background_fid.jpg
Macomb 91.3fm - Galesburg 90.7fm Keokuk 89.5fm - Burlington 106.3fm
Play Live Radio
Next Up:
0:00
0:00
Available On Air Stations
NPR News

California churchgoers hog-tied gunman in deadly attack

Updated May 16, 2022 at 12:09 AM ET

LAGUNA WOODS, Calif. — A man opened fire during a lunch reception at a Southern California church on Sunday, killing one person and wounding five senior citizens before being stopped and hog-tied by parishioners in what a sheriff's official called an act of "exceptional heroism and bravery."

Four of the five people wounded suffered critical gunshot injuries during the violence at Geneva Presbyterian Church in the city of Laguna Woods, Orange County Sheriff's Department officials said.

The suspect in the shooting, an Asian man in his 60s, was in custody and deputies recovered two handguns at the scene, Undersheriff Jeff Hallock said. A motive for the shooting wasn't immediately known but investigators don't believe the gunman lives in the community, he said.

The majority of those inside the church at the time were believed to be of Taiwanese descent, said Carrie Braun, a sheriff's spokesperson.

Between 30 and 40 members of the Irvine Taiwanese Presbyterian Church were gathered for lunch after a morning church service at Geneva when gunfire erupted shortly before 1:30 p.m., officials said. When deputies arrived, parishioners had the gunman hog-tied and in custody.

"That group of churchgoers displayed what we believe is exceptional heroism and bravery in intervening to stop the suspect. They undoubtedly prevented additional injuries and fatalities," Hallock said. "I think it's safe to say that had people not intervened, it could have been much worse."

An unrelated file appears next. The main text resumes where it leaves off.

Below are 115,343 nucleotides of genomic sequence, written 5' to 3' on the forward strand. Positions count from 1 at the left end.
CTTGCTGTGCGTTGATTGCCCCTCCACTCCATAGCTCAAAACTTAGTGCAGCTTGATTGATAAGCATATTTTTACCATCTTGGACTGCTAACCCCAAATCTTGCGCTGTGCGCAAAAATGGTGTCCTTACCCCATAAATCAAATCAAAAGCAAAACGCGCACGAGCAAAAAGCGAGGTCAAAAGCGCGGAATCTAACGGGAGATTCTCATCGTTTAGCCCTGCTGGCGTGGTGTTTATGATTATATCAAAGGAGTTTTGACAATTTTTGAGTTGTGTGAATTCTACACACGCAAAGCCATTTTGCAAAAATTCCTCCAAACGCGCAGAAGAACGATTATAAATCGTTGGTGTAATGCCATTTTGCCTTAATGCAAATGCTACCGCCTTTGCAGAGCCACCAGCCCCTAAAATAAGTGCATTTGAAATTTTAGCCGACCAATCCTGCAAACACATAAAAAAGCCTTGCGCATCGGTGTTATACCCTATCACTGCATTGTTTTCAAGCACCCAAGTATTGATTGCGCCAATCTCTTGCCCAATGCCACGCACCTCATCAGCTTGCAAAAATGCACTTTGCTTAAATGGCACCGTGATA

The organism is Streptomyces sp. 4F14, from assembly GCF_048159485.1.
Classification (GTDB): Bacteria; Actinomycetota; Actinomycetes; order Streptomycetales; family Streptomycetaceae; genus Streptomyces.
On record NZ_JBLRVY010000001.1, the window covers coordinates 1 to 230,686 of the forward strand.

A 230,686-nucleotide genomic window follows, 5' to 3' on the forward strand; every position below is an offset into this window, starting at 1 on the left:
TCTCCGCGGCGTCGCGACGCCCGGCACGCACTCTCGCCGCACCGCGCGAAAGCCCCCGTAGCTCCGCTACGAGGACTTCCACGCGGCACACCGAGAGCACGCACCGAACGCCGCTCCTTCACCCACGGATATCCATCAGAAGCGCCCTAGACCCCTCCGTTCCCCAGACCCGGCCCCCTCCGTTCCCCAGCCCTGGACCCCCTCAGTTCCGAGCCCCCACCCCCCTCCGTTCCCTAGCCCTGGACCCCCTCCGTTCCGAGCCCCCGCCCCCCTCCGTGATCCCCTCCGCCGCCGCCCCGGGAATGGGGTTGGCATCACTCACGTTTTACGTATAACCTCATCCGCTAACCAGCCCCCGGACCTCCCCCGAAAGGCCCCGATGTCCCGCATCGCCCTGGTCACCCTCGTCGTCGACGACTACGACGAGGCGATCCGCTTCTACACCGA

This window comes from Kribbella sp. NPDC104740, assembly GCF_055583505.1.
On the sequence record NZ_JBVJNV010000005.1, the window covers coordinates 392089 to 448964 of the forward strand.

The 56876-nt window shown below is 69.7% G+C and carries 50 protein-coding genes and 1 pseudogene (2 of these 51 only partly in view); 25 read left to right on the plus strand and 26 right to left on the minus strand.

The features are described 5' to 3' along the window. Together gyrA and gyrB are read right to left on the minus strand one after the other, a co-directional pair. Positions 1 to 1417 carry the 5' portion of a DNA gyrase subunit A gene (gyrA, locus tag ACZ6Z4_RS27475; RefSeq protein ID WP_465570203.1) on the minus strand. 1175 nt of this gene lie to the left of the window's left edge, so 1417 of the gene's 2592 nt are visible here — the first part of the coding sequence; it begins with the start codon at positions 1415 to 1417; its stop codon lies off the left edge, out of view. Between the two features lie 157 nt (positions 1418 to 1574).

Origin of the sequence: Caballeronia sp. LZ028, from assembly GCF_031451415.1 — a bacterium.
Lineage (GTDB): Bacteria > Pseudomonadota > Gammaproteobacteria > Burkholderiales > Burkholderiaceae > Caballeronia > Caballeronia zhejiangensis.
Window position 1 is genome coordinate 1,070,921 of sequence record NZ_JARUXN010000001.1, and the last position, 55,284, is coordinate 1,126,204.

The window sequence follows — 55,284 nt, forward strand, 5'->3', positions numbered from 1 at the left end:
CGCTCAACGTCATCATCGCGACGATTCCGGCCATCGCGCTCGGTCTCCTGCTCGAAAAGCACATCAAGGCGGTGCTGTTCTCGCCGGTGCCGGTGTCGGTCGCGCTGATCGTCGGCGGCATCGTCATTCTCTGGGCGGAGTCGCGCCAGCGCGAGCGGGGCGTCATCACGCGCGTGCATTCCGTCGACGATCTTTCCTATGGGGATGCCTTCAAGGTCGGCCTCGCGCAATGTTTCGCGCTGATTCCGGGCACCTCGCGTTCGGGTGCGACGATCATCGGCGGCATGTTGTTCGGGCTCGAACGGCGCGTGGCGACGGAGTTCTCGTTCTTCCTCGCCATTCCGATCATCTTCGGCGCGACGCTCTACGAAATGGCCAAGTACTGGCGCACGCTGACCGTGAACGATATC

The wounded victims were four Asian men, who were 66, 75, 82 and 92 years old, and an 86-year-old Asian woman, the sheriff's department said. Authorities originally said only four of the five surviving victims had been shot.

Information about the person who was killed were not immediately released.

The investigation was in its early stages, Hallock said. He said the many unanswered questions include whether the assailant attended the church service, if he was known to church members and how many shots were fired.

The afternoon lunch reception was honoring a former pastor of the Taiwanese congregation, according to a statement from the Presbytery of Los Ranchos, a church administrative body.

"Please keep the leadership of the Taiwanese congregation and Geneva in your prayers as they care for the those traumatized by this shooting," the presbytery's Tom Cramer said in a statement on Facebook.

Federal agents from the FBI and Bureau of Alcohol, Tobacco, Firearms and Explosives responded. The FBI also sent agents to the scene to assist the sheriff.

Laguna Woods was built as a senior living community and later became a city. More than 80% of residents in the city of 18,000 people about 50 miles (80 kilometers) southeast of Los Angeles are at least 65.

Gov. Gavin Newsom's office said on Twitter that he was closely monitoring the situation.

"No one should have to fear going to their place of worship. Our thoughts are with the victims, community, and all those impacted by this tragic event," the tweet said.

The incident occurred in an area with a cluster of houses of worship, including Catholic, Lutheran and Methodist churches and a Jewish synagogue.

On its website, Geneva Presbyterian Church describes its mission as "to remember, tell, and live the way of Jesus by being just, kind, and humble."

"All are welcome here. Really, we mean that! ... Geneva aspires to be an inclusive congregation worshipping, learning, connecting, giving and serving together."

The shooting came a day after an 18-year-old man shot and killed 10 people at a supermarket in Buffalo, New York.

"This is upsetting and disturbing news, especially less than a day after a mass shooting in Buffalo," said U.S. Rep Katie Porter, whose district includes Laguna Woods. "This should not be our new normal. I will work hard to support the victims and their families."

Copyright 2022 NPR. To see more, visit https://www.npr.org.